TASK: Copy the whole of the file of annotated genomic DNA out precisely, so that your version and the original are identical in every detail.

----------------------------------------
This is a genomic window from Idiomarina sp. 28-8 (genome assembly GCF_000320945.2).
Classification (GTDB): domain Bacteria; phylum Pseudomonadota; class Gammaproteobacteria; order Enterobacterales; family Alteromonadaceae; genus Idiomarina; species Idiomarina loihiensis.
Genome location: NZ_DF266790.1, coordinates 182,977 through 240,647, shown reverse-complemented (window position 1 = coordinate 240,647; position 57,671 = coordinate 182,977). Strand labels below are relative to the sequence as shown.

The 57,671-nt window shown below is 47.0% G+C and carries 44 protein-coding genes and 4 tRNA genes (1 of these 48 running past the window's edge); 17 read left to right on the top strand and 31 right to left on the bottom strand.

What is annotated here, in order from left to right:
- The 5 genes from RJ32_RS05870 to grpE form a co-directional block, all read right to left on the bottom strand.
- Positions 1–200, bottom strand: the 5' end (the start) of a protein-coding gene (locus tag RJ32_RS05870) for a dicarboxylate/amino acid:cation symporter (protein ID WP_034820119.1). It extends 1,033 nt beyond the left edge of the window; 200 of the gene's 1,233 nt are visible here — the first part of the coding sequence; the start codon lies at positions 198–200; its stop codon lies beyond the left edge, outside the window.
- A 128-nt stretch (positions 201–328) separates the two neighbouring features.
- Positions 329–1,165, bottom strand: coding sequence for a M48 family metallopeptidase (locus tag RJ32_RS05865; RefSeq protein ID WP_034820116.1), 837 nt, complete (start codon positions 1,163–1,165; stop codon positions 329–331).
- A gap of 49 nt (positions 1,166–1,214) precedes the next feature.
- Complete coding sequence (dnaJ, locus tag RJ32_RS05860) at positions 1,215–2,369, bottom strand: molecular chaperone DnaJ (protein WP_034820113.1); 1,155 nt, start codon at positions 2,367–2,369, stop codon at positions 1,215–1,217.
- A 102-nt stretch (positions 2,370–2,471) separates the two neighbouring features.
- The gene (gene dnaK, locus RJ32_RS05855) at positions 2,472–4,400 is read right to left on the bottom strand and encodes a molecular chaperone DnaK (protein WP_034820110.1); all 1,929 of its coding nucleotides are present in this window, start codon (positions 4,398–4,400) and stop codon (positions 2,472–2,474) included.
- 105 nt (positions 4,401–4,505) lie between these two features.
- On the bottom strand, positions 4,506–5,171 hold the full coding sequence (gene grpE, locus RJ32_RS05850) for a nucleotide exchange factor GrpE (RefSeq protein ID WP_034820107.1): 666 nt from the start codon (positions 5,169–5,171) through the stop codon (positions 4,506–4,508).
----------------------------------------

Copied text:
This is a genomic window from Idiomarina sp. 28-8 (genome assembly GCF_000320945.2).
Classification (GTDB): domain Bacteria; phylum Pseudomonadota; class Gammaproteobacteria; order Enterobacterales; family Alteromonadaceae; genus Idiomarina; species Idiomarina loihiensis.
Genome location: NZ_DF266790.1, coordinates 182,977 through 240,647, shown reverse-complemented (window position 1 = coordinate 240,647; position 57,671 = coordinate 182,977). Strand labels below are relative to the sequence as shown.

The 57,671-nt window shown below is 47.0% G+C and carries 44 protein-coding genes and 4 tRNA genes (1 of these 48 running past the window's edge); 17 read left to right on the top strand and 31 right to left on the bottom strand.

What is annotated here, in order from left to right:
- The 5 genes from RJ32_RS05870 to grpE form a co-directional block, all read right to left on the bottom strand.
- Positions 1–200, bottom strand: the 5' end (the start) of a protein-coding gene (locus tag RJ32_RS05870) for a dicarboxylate/amino acid:cation symporter (protein ID WP_034820119.1). It extends 1,033 nt beyond the left edge of the window; 200 of the gene's 1,233 nt are visible here — the first part of the coding sequence; the start codon lies at positions 198–200; its stop codon lies beyond the left edge, outside the window.
- A 128-nt stretch (positions 201–328) separates the two neighbouring features.
- Positions 329–1,165, bottom strand: coding sequence for a M48 family metallopeptidase (locus tag RJ32_RS05865; RefSeq protein ID WP_034820116.1), 837 nt, complete (start codon positions 1,163–1,165; stop codon positions 329–331).
- A gap of 49 nt (positions 1,166–1,214) precedes the next feature.
- Complete coding sequence (dnaJ, locus tag RJ32_RS05860) at positions 1,215–2,369, bottom strand: molecular chaperone DnaJ (protein WP_034820113.1); 1,155 nt, start codon at positions 2,367–2,369, stop codon at positions 1,215–1,217.
- A 102-nt stretch (positions 2,370–2,471) separates the two neighbouring features.
- The gene (gene dnaK, locus RJ32_RS05855) at positions 2,472–4,400 is read right to left on the bottom strand and encodes a molecular chaperone DnaK (protein WP_034820110.1); all 1,929 of its coding nucleotides are present in this window, start codon (positions 4,398–4,400) and stop codon (positions 2,472–2,474) included.
- 105 nt (positions 4,401–4,505) lie between these two features.
- On the bottom strand, positions 4,506–5,171 hold the full coding sequence (gene grpE, locus RJ32_RS05850) for a nucleotide exchange factor GrpE (RefSeq protein ID WP_034820107.1): 666 nt from the start codon (positions 5,169–5,171) through the stop codon (positions 4,506–4,508).